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Fostering teenagers is hard work, but it’s also great fun – that’s the message coming from Fostering North Yorkshire (FNY) as it launches a winter appeal for people who might have what it takes to become a foster carer and change a young person’s life.

At any one time, FNY looks after up to 340 children across the county in need of foster care. Many of these are teenagers and there can be a number of reasons they can’t stay with their birth families. These include drug and alcohol misuse by their parents; domestic violence; physical and sexual abuse; mental ill health of one or both parents, or their inability to provide a safe, secure and loving home. In short, problems not of the young person’s making.

“We all know that the teenage years can be difficult – some of us might remember feeling insecure and misunderstood, to say the least,” said County Councillor Janet Sanderson, North Yorkshire’s Executive Member for Children’s Services.

“But for young people who have gone through a particularly distressing experience, it can be a very unsettling time. They are at a critical stage in their lives and without the right kind of guidance and support there is a risk they might get involved in activities that could have a negative effect on their future. They may also have difficulty in building positive relationships, leading to low self-esteem, and often experience problems at school”.

Sam, who was fostered as a teenager, is always happy to share his Fostering North Yorkshire experience. He says, “My foster carers really invested in me – I’ve taken all the positives from my foster placements, it’s helped me to build my future.

“I got everything I needed from my foster family – they gave me everything I didn’t get at home – and lots of attention for all the right reasons”.

FNY is committed to ensuring that the young people it looks after can ideally stay in their local communities. This means FNY foster carers can have confidence they will not be taking teenagers from outside of the county. FNY foster carers are highly valued and come from many backgrounds, but one thing they have in common is a desire to make a difference to the lives of the young people they foster and to help them through this difficult time in their lives”.

As part of North Yorkshire County Council, however, FNY is also working with other local authorities on the transfer of unaccompanied asylum seeking children arriving in Britain.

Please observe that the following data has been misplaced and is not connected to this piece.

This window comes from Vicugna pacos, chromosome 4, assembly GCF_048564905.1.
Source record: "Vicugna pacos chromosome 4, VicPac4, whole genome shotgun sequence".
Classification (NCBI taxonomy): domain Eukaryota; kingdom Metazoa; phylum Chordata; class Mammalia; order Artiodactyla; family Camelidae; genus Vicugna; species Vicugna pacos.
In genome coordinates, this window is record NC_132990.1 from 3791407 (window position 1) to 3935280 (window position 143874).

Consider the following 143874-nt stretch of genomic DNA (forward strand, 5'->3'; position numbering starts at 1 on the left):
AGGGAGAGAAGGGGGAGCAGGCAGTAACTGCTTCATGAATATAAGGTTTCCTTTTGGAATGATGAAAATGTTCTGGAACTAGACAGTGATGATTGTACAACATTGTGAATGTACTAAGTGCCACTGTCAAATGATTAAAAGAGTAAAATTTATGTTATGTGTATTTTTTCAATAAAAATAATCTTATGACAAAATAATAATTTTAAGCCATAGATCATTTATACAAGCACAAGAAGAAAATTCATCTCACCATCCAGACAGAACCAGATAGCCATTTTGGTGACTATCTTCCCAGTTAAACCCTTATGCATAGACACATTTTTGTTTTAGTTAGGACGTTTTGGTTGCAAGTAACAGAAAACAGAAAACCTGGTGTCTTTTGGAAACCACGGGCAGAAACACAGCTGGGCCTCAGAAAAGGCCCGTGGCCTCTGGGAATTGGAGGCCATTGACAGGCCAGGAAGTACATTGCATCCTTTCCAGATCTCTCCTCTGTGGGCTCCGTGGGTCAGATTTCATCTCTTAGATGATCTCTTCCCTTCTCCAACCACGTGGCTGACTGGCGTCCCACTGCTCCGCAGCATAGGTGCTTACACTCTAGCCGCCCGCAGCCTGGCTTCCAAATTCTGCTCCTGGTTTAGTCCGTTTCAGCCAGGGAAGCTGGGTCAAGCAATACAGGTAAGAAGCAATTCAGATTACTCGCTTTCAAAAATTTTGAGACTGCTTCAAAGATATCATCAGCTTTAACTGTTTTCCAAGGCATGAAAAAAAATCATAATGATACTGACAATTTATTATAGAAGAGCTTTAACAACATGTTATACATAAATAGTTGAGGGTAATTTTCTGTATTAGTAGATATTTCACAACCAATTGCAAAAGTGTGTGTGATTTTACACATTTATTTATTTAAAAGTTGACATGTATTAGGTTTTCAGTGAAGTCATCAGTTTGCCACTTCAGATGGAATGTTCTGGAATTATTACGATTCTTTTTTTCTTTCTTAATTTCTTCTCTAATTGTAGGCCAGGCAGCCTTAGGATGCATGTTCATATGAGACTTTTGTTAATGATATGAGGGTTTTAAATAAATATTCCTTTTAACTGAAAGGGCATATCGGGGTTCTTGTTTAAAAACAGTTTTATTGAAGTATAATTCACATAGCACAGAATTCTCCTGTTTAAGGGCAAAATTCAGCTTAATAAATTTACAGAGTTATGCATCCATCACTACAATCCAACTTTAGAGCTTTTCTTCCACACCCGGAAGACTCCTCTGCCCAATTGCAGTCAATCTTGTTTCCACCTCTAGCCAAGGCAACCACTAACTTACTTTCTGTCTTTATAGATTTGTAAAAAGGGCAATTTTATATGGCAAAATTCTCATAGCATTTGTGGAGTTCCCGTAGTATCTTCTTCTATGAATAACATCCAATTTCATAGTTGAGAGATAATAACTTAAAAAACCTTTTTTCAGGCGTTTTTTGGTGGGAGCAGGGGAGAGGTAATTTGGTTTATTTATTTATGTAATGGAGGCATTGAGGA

Once they arrive in the County they undergo an assessment to ensure they are placed in a safe and secure family environment that is the best fit for them. As a consequence, FNY also needs additional foster carers who have the skills, compassion and willingness to care for one of these young people who have already been through a lot in their lives.

Being a foster carer is an incredibly important and satisfying role, helping to develop positive experiences and skills that have sometimes been missed out on earlier in life. Fostering also brings with it a generous tax-free allowance for each child and, while this is usually not the main motivation for foster carers, it is a consideration as additional income streams can be very welcome.

Foster carers attached to FNY are also given the best training available; knowledgeable support from a dedicated fostering social worker; access to professional experts and specialist services for autism and speech and language where necessary.

“When you start your fostering journey with us, you will be joining one of the country’s leading innovative local authorities with all the support that brings. Every child has potential – it just takes one person to provide the right opportunity, and that person could be you,” added Cllr Sanderson.

“If you think that you could be the one to make a difference and change a teenager’s life by giving them a safe foster home, please contact us for more information on 01609 534654, or visit FNY at www.northyorks.gov.uk/fostering,”

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